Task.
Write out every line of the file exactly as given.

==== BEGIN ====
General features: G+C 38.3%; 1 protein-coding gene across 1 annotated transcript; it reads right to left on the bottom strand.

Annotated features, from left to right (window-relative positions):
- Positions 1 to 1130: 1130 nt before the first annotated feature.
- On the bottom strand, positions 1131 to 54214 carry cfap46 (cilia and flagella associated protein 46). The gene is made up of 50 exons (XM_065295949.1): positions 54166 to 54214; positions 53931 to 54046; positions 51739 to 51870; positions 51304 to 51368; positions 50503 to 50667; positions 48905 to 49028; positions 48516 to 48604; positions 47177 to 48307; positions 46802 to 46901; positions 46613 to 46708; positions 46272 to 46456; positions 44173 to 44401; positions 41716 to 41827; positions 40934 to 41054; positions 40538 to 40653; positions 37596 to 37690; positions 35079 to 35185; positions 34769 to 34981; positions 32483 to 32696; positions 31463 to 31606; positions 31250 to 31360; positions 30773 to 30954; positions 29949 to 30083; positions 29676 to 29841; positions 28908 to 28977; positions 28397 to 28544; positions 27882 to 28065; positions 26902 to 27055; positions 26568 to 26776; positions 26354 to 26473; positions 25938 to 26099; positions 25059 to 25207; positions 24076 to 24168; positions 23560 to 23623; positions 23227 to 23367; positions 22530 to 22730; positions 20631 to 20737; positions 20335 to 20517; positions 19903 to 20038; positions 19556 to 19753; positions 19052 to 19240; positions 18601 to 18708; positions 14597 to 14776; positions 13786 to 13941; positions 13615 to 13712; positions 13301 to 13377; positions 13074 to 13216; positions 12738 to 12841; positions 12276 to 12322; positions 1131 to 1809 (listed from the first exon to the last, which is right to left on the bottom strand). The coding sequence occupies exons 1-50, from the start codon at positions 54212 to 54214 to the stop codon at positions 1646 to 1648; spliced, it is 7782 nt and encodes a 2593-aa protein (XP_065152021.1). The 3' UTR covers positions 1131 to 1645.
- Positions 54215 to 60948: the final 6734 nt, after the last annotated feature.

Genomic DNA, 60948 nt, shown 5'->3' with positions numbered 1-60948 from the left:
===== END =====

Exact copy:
General features: G+C 38.3%; 1 protein-coding gene across 1 annotated transcript; it reads right to left on the bottom strand.

Annotated features, from left to right (window-relative positions):
- Positions 1 to 1130: 1130 nt before the first annotated feature.
- On the bottom strand, positions 1131 to 54214 carry cfap46 (cilia and flagella associated protein 46). The gene is made up of 50 exons (XM_065295949.1): positions 54166 to 54214; positions 53931 to 54046; positions 51739 to 51870; positions 51304 to 51368; positions 50503 to 50667; positions 48905 to 49028; positions 48516 to 48604; positions 47177 to 48307; positions 46802 to 46901; positions 46613 to 46708; positions 46272 to 46456; positions 44173 to 44401; positions 41716 to 41827; positions 40934 to 41054; positions 40538 to 40653; positions 37596 to 37690; positions 35079 to 35185; positions 34769 to 34981; positions 32483 to 32696; positions 31463 to 31606; positions 31250 to 31360; positions 30773 to 30954; positions 29949 to 30083; positions 29676 to 29841; positions 28908 to 28977; positions 28397 to 28544; positions 27882 to 28065; positions 26902 to 27055; positions 26568 to 26776; positions 26354 to 26473; positions 25938 to 26099; positions 25059 to 25207; positions 24076 to 24168; positions 23560 to 23623; positions 23227 to 23367; positions 22530 to 22730; positions 20631 to 20737; positions 20335 to 20517; positions 19903 to 20038; positions 19556 to 19753; positions 19052 to 19240; positions 18601 to 18708; positions 14597 to 14776; positions 13786 to 13941; positions 13615 to 13712; positions 13301 to 13377; positions 13074 to 13216; positions 12738 to 12841; positions 12276 to 12322; positions 1131 to 1809 (listed from the first exon to the last, which is right to left on the bottom strand). The coding sequence occupies exons 1-50, from the start codon at positions 54212 to 54214 to the stop codon at positions 1646 to 1648; spliced, it is 7782 nt and encodes a 2593-aa protein (XP_065152021.1). The 3' UTR covers positions 1131 to 1645.
- Positions 54215 to 60948: the final 6734 nt, after the last annotated feature.

Genomic DNA, 60948 nt, shown 5'->3' with positions numbered 1-60948 from the left: